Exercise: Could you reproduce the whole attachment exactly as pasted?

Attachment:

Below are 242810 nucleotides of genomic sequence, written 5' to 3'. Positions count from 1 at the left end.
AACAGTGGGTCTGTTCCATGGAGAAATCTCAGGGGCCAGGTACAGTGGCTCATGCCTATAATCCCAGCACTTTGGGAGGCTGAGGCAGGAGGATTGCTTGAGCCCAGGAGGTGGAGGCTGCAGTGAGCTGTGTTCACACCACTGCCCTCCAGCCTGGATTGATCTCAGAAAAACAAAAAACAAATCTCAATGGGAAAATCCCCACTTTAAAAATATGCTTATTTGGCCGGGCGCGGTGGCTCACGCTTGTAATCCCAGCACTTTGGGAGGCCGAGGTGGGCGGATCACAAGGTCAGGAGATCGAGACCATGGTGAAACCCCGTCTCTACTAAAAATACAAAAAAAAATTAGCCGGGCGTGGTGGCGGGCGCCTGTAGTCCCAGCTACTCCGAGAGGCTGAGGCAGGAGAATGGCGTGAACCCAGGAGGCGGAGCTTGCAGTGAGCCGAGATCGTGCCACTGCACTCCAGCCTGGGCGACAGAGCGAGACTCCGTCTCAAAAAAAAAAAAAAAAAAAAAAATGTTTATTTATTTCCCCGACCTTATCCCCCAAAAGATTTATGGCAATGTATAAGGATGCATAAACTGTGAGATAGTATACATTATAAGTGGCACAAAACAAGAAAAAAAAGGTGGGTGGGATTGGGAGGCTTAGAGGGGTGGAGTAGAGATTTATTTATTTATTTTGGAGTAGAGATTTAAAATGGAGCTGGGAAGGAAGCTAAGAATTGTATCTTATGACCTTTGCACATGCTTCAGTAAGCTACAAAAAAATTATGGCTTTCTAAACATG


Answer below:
Below are 242810 nucleotides of genomic sequence, written 5' to 3'. Positions count from 1 at the left end.
AACAGTGGGTCTGTTCCATGGAGAAATCTCAGGGGCCAGGTACAGTGGCTCATGCCTATAATCCCAGCACTTTGGGAGGCTGAGGCAGGAGGATTGCTTGAGCCCAGGAGGTGGAGGCTGCAGTGAGCTGTGTTCACACCACTGCCCTCCAGCCTGGATTGATCTCAGAAAAACAAAAAACAAATCTCAATGGGAAAATCCCCACTTTAAAAATATGCTTATTTGGCCGGGCGCGGTGGCTCACGCTTGTAATCCCAGCACTTTGGGAGGCCGAGGTGGGCGGATCACAAGGTCAGGAGATCGAGACCATGGTGAAACCCCGTCTCTACTAAAAATACAAAAAAAAATTAGCCGGGCGTGGTGGCGGGCGCCTGTAGTCCCAGCTACTCCGAGAGGCTGAGGCAGGAGAATGGCGTGAACCCAGGAGGCGGAGCTTGCAGTGAGCCGAGATCGTGCCACTGCACTCCAGCCTGGGCGACAGAGCGAGACTCCGTCTCAAAAAAAAAAAAAAAAAAAAAAATGTTTATTTATTTCCCCGACCTTATCCCCCAAAAGATTTATGGCAATGTATAAGGATGCATAAACTGTGAGATAGTATACATTATAAGTGGCACAAAACAAGAAAAAAAAGGTGGGTGGGATTGGGAGGCTTAGAGGGGTGGAGTAGAGATTTATTTATTTATTTTGGAGTAGAGATTTAAAATGGAGCTGGGAAGGAAGCTAAGAATTGTATCTTATGACCTTTGCACATGCTTCAGTAAGCTACAAAAAAATTATGGCTTTCTAAACATG